Emerald Ash Borer in Colorado
The Denver Post
Emerald ash borer’s discovery in Boulder is cause for condolences and maybe cursing, but not panic and certainly not profit at this point.
The insect that has devastated urban and wild forests in the Midwest and two Canadian provinces spreads slowly on its own.
“When you have the pest come in, it takes three to five years to build up the population to where it kills a tree,” said Carol O’Meara, horticulture extension agent in Boulder County.
“The adults, they’re noshing on the leaves, they’re makin’ the love, and eventually, exponentially more eggs are laid on that tree. But they’re not fast fliers” — and they don’t have vast, contiguous forests of ash trees to feed on, as they do in the northern Midwest, she said.
But the bug can move quickly when it’s aided by humans moving infested firewood or trees.
“Every city is just one truckload, one bundle of firewood away, and it will always be one truckload away,” said Whitney Cranshaw, CSU Extension entomology specialist. “If you move firewood, you’re causing other people to have very expensive problems.”
About the only thing homeowners should be doing now is identifying their trees and then giving them good general care, O’Meara said.
In Boulder, a league of city, county, state experts and other plant scientists are surveying trees surrounding the known infestation on the city’s northeast side, said Keith Wood, community forester with the Colorado State Forest Service.
Every ash tree near the tree that emerald ash borers killed has been visually inspected. In the coming months, the city will be divided into a square mile grid and a few trees in each square mile will be branch-sampled to try to find the infestation’s boundaries, said John Kaltenbach of the Colorado Department of Agriculture.
The protocol is determined federally and involves the state Department of Agriculture because the pest itself is federally regulated. Any infestation in a new county has to be confirmed at three agency levels: locally, meaning usually Colorado State University; then a lab in Michigan; then at the Smithsonian Institution.
The likely outcome of the Boulder survey, said Kaltenbach, will be a quarantine of almost all ash products, which would not be allowed to move out of Boulder County. A temporary quarantine could come as soon as Oct. 31.
To know if the problem could affect you, all you have to do is be able to identify an ash tree. That’s easier when leaves are on.
Detecting emerald ash borer itself, though, is another story, said entomologist Cranshaw. A highly effective trap eludes scientists. The thinning crown and dying limbs that are a fairly sure sign of the borer in the Midwest?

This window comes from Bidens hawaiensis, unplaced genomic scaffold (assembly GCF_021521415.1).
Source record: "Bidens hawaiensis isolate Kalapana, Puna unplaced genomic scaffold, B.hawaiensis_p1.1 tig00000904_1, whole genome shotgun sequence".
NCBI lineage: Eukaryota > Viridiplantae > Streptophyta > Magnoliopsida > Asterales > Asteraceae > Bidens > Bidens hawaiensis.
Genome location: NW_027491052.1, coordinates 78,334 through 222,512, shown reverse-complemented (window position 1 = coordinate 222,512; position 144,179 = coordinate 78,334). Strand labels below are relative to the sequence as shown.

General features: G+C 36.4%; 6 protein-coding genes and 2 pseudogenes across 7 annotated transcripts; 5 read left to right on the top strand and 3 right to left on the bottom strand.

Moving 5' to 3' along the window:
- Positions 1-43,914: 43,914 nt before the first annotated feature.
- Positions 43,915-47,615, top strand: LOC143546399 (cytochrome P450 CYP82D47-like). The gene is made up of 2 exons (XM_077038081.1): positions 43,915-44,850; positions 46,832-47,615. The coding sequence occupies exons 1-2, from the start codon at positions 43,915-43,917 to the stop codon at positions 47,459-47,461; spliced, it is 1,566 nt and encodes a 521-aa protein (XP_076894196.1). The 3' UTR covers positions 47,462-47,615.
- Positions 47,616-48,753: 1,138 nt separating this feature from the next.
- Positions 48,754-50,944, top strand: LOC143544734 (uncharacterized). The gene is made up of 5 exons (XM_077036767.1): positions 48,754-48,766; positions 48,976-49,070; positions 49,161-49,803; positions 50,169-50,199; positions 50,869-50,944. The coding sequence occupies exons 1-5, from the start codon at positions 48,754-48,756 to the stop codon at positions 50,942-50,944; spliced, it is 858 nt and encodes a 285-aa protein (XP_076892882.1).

“Here, that’s a normal-looking ash tree,” Cranshaw said. “We’re a much harder place to be a tree.”
Ash species, while they can grow 30 to 70 feet tall and provide great shade, are also plagued by several other borers and some nuisance insects. They can also be affected by drought, compacted soils and machine injuries.
Treatments to save an ash tree from emerald ash borer involve soil sprays, trunk sprays or trunk injections; can cost up to $200 per year; and have to be continued as part of the tree’s regular maintenance. Assuming no other infestations are found, decisions about treatment could be years, even a decade or more, away for most homeowners, Cranshaw said.
But if you needed another reason to spend some time appreciating your local trees, this is it.
“Ash is not part of Colorado’s natural forest, but it’s what we live and play under,” said O’Meara. “Never mind that baseball bats are made out of ash.”
Susan Clotfelter: 303-954-1078, firstname.lastname@example.org or twitter.com/susandigsin
What you can, should do now
1. Don’t move firewood. Ever. Burn it where you buy it and spread that message. Human-moved firewood is the most likely way emerald ash borer traveled to Boulder, officials say, and it’s the most likely way it would spread across the many natural geographical barriers that cut up Colorado.
2. Identify the trees in your yard and your nearby public spaces. Ash trees have compound leaves with 5 to 11 leaflets, and the leaflets, buds and branches grow opposite from one another. No ash trees? No emerald ash borers. All ash trees —genus Fraxinus — are susceptible; mountainash (Sorbus aucuparia) is not.
3. Give all your trees good care. Check on them regularly. Keep them well-pruned and water them in dry winter months. Mulch them. Avoid injuring them with lawnmowers and trimmers.
4. Get informed. Ash trees are affected by several other borers, especially lilac ash borer. Get to know these pests, too. If you truly see signs of emerald ash borer damage, notify your county’s Colorado State University Extension Office (find each county’s phone numbers, websites and e-mail addresses at www.ext.colostate.edu/cedirectory/countylist.cfm). You can also report sightings to the Colorado Department of Agriculture at email@example.com
5. If you have ash trees and are near affected areas, investigate replacement species. But this fall, there will likely be no reason to treat with pesticides (they’re best applied in April) or remove unaffected trees.
Read more: Emerald ash borer in Colorado: What homeowners can, should do now – The Denver Post http://www.denverpost.com/homegarden/ci_24289766/emerald-ash-borer-colorado-what-homeowners-can-should#ixzz2rKzkZKe7